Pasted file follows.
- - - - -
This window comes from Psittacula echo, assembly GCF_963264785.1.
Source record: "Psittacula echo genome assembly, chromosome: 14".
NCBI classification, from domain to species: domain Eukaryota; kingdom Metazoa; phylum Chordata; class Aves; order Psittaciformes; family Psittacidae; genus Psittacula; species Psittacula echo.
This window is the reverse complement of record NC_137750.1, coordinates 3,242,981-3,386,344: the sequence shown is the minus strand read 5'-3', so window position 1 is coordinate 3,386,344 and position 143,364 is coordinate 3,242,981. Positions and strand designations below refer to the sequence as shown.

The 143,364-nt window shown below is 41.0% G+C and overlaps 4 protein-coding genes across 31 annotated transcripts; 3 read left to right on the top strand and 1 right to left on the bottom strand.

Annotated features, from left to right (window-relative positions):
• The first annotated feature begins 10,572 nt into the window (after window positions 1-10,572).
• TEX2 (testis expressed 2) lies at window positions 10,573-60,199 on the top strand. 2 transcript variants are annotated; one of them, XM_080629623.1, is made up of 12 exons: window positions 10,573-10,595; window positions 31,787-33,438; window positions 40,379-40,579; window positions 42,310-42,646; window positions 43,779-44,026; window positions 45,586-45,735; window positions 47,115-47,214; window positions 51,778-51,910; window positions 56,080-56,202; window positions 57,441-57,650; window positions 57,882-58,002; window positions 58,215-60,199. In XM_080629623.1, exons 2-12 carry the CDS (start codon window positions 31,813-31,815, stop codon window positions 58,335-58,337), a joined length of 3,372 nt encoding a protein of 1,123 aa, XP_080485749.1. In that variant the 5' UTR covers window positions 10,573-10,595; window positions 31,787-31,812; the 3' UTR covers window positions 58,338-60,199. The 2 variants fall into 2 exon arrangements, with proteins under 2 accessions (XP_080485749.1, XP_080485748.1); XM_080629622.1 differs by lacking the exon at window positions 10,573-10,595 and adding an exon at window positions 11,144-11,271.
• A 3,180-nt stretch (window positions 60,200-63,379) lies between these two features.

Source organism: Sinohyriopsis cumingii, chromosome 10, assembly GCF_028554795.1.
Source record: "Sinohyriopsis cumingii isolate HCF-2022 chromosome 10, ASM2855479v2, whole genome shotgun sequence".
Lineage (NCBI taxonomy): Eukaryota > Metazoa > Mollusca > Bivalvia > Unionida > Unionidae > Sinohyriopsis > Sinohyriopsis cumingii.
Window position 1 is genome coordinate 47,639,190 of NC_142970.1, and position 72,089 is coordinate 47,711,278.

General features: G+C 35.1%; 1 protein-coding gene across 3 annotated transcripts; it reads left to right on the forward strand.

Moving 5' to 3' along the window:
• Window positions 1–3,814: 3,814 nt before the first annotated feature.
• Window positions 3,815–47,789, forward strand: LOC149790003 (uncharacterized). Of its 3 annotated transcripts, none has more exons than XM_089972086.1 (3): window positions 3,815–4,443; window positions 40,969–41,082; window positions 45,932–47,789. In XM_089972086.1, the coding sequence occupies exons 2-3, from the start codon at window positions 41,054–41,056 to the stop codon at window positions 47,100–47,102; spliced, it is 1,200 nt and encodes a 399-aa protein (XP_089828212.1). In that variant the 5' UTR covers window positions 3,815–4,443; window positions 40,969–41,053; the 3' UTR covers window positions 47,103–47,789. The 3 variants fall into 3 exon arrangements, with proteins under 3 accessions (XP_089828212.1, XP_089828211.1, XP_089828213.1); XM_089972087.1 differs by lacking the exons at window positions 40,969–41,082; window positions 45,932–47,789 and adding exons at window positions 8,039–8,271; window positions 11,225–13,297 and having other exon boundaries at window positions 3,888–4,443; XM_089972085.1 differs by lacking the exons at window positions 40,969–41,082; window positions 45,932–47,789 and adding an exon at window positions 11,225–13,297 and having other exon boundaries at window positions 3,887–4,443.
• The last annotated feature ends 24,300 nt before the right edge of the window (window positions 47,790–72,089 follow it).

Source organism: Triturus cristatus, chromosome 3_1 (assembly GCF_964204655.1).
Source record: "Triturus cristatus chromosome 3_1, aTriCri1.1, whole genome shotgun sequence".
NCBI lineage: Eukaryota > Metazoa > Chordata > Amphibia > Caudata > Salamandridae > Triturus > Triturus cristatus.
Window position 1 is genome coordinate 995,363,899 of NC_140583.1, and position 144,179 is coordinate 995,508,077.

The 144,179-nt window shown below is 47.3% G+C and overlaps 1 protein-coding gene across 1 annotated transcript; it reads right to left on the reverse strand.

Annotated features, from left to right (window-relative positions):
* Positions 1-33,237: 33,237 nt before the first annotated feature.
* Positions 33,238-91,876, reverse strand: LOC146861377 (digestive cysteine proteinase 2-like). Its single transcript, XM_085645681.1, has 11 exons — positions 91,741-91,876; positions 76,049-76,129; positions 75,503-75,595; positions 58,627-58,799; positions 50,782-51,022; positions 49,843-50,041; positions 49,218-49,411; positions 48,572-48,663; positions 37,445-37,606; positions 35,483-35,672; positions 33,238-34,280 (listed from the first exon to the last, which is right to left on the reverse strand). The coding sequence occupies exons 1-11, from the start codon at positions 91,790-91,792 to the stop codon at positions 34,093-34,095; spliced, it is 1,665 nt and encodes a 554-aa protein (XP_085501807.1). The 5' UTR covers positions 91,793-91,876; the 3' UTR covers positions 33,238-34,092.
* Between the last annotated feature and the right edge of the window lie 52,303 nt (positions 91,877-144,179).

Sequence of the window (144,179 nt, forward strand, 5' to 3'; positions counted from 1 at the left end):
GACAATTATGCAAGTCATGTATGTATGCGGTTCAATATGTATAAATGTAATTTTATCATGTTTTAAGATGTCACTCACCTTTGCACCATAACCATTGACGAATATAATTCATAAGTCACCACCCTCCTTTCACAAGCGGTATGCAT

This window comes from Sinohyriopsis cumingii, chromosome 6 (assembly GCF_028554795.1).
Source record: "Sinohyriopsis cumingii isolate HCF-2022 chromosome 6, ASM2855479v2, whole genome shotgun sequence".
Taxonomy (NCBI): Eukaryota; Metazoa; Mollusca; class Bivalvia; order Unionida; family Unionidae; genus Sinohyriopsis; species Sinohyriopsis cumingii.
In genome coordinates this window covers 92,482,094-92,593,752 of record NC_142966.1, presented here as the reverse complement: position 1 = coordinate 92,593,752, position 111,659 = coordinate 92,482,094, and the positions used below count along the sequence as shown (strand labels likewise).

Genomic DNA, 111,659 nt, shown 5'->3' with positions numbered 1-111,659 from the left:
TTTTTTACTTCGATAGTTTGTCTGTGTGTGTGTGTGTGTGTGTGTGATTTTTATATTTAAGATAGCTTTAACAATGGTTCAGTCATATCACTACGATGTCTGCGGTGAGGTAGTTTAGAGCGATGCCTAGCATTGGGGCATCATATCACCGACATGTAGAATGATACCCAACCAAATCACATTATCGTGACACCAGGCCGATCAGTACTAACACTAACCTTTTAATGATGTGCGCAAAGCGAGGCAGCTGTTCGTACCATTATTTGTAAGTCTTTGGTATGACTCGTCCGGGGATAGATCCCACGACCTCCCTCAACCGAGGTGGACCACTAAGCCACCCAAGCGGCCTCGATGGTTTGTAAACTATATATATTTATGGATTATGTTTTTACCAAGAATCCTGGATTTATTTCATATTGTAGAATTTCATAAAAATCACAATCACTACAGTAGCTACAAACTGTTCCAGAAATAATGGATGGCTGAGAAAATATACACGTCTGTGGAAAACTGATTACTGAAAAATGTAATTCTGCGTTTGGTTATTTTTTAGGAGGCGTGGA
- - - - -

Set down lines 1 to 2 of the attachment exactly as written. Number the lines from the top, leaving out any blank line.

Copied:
This window comes from Psittacula echo, assembly GCF_963264785.1.
Source record: "Psittacula echo genome assembly, chromosome: 14".